While the initiatives taken by the industry are commendable in comparison to its prior program in the early 2000’s, where it filed some 35,000 lawsuits against music consumers, the question still lingers whether the CAS will work.[14]  A much discussed possible shortcoming in the program is the accuracy of infringer identifications.[15]  In response, the program is being carefully scrutinized and developed by content owner representatives who will develop written methodologies for identifying instances of P2P online infringement.  Impartial technical experts will also conduct subsequent ongoing reviews of those methodologies.[16]  The reviews will be conducted “with the goal of ensuring and maintaining confidence on the part of the content owner representatives, the participating ISPs, and the public in the accuracy and security of the methodologies.”[17]

Although the possibility of the CAS causing ISPs to aggressively search for infringers and make wrongful accusations would be detrimental to the ISPs relationship with its customer and undoubtedly infringe on the customer’s peaceable enjoyment of their internet service, the CAS is the most promising non- judicial means of copyright enforcement.  The CAS takes all of the players in the world of P2P file sharing into consideration and this inclusiveness is what will drive the program’s success rate.  Ultimately, CCI’s dedication to maintaining a fair and transparent program will be proven by its ability to circumvent consumer dissidence about CAS tactics and gain more industry participants, particularly ISPs.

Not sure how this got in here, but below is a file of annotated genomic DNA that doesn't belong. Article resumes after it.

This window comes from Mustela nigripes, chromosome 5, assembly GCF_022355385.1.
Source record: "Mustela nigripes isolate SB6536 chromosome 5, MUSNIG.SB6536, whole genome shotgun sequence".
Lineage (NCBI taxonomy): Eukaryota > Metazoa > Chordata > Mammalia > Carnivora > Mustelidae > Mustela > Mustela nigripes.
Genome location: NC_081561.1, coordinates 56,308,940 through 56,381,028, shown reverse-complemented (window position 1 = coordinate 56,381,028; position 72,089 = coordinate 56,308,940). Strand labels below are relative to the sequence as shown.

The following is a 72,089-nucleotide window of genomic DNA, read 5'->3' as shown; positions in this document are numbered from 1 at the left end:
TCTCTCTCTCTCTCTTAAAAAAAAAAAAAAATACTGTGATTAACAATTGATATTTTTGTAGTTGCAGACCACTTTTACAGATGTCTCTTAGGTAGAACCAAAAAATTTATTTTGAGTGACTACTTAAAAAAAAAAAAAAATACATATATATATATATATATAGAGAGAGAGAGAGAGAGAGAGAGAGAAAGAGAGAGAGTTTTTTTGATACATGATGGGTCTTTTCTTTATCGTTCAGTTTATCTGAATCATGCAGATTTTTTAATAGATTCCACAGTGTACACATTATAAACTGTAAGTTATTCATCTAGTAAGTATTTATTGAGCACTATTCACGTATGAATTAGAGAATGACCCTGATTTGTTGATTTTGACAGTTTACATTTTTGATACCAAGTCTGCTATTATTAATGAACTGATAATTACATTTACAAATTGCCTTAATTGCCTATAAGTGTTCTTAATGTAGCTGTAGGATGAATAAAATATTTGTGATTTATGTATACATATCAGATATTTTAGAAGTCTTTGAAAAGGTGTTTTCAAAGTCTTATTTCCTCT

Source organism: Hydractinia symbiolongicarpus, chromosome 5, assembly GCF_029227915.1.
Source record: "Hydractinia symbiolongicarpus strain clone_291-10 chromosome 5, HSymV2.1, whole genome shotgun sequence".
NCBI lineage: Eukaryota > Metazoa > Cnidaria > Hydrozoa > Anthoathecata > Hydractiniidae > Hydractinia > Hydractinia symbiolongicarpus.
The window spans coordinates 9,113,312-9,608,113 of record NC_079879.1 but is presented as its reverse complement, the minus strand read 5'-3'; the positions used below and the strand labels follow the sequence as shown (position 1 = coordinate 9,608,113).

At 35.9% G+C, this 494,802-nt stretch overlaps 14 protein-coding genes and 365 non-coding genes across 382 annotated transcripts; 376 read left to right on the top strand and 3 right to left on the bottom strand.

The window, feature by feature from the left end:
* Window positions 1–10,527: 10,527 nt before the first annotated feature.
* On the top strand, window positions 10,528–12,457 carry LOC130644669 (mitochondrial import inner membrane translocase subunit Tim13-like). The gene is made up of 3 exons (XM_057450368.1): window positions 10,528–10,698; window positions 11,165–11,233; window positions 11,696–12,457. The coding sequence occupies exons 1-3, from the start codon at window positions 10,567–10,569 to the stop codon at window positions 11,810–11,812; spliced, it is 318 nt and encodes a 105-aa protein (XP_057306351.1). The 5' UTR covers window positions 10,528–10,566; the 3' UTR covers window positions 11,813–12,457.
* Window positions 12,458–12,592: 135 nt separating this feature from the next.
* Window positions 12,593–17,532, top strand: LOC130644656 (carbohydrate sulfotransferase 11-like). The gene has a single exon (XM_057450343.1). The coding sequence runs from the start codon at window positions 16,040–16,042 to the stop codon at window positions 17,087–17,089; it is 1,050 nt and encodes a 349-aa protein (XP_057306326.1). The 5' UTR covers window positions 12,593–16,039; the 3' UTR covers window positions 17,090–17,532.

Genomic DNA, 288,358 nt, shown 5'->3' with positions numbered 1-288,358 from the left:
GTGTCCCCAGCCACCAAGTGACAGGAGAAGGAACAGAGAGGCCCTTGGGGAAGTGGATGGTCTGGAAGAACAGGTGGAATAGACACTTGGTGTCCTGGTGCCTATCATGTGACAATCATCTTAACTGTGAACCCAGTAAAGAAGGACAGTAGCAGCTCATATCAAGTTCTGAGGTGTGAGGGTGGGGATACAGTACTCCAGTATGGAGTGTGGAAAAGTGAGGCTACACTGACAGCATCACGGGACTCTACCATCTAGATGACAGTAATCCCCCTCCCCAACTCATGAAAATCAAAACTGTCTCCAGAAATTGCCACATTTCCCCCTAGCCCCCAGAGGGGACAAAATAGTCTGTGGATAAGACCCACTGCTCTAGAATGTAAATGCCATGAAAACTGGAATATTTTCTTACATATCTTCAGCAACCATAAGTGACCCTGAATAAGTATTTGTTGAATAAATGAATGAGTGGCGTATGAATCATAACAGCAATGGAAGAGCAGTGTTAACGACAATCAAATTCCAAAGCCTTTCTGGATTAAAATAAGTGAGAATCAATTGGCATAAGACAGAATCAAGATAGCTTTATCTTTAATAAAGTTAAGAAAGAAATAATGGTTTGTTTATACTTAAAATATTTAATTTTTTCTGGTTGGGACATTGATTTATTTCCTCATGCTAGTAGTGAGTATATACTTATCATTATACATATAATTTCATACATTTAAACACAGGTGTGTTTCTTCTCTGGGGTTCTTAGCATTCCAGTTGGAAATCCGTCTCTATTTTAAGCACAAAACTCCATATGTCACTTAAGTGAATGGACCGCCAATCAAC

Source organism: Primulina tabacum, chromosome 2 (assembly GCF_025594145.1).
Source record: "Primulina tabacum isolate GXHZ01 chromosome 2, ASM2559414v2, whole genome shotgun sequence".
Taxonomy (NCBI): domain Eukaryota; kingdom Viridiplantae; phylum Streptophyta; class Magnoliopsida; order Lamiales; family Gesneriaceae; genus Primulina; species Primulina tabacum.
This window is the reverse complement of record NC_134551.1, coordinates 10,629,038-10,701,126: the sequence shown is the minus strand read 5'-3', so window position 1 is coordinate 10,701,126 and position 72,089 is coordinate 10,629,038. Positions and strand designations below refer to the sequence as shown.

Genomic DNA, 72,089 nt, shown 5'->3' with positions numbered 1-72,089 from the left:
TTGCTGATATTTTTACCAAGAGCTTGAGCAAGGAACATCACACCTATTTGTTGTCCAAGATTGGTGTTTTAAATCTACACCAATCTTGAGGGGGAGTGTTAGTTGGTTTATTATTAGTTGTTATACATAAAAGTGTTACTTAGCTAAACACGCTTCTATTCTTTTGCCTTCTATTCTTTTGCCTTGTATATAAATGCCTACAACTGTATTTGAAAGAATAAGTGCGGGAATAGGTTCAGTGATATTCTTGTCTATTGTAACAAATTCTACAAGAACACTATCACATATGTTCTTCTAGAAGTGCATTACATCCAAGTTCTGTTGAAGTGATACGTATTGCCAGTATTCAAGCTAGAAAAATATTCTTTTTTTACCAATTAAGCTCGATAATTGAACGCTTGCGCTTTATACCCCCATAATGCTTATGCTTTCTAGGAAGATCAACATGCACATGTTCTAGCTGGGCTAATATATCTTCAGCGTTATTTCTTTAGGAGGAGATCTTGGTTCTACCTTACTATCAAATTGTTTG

[1] Jill Lesser, The Copyright Alert System: Moving to Implementation, Center for Copyright Information (Oct. 18, 2012),; Cyrus Farivar, “Six Strikes” System Goes Live this Fall, Appeals to Cost $35, ars technica (Oct. 18, 2012, 12:02 PM),

[2] Copyright Alert System (CAS), Center for Copyright Information (last visited Nov. 11, 2012) [hereinafter CAS].

[3] Motion Picture Association of America, (last visited Dec. 21, 2012).

[4] Recording Industry Association of America, (last visited Dec. 21, 2012).

[5] What is an ISP?, wiseGeek, (last visited Dec. 21, 2012).

[6] About, Center for Copyright Information, (last visited Nov. 11, 2012).

[7] CAS, supra note 2.

[8] Andrew Couts, Six Strikes and You’re Screwed: What the Upcoming Piracy Crackdown Means for You, Digital Trends (Mar. 29, 2012),

[9] Id.

[10] Farivar, supra note 1.

[11] Id.

[12] Id.

[13] Id.

[14] Erika Morphy, 6-Strike Copyright Warning System: Can You Hear Us Now?, ECT News Network (Sept. 13, 2012, 11:55 AM),

[15] Id.

[16] Id.

[17] Id. 

Author: Cameryn Hinton

Cameryn Hinton is a Senior Editor with the Journal. She is a New Jersey native and received her Bachelor's of Science degree in Business & Technology at Stevens Institute of Technology. Cameryn aspires to specialize in Intellectual Property law and practice Corporate Law. She has held internships with: Suffolk County District Courts; Missing Link Music, a music publisher and catalog administrator; and Verizon, as a legal intern supporting the Corporate Services Group. Cameryn also served as the Intellectual Property extern for Rutgers' Office of Technology Commercialization in which she assisted Licensing Directors and General Counsel with Rutgers' technology transfers. Cameryn is a member of the Black Women in Entertainment Law organization, as well as Rutgers' Entertainment and Sports Law Society.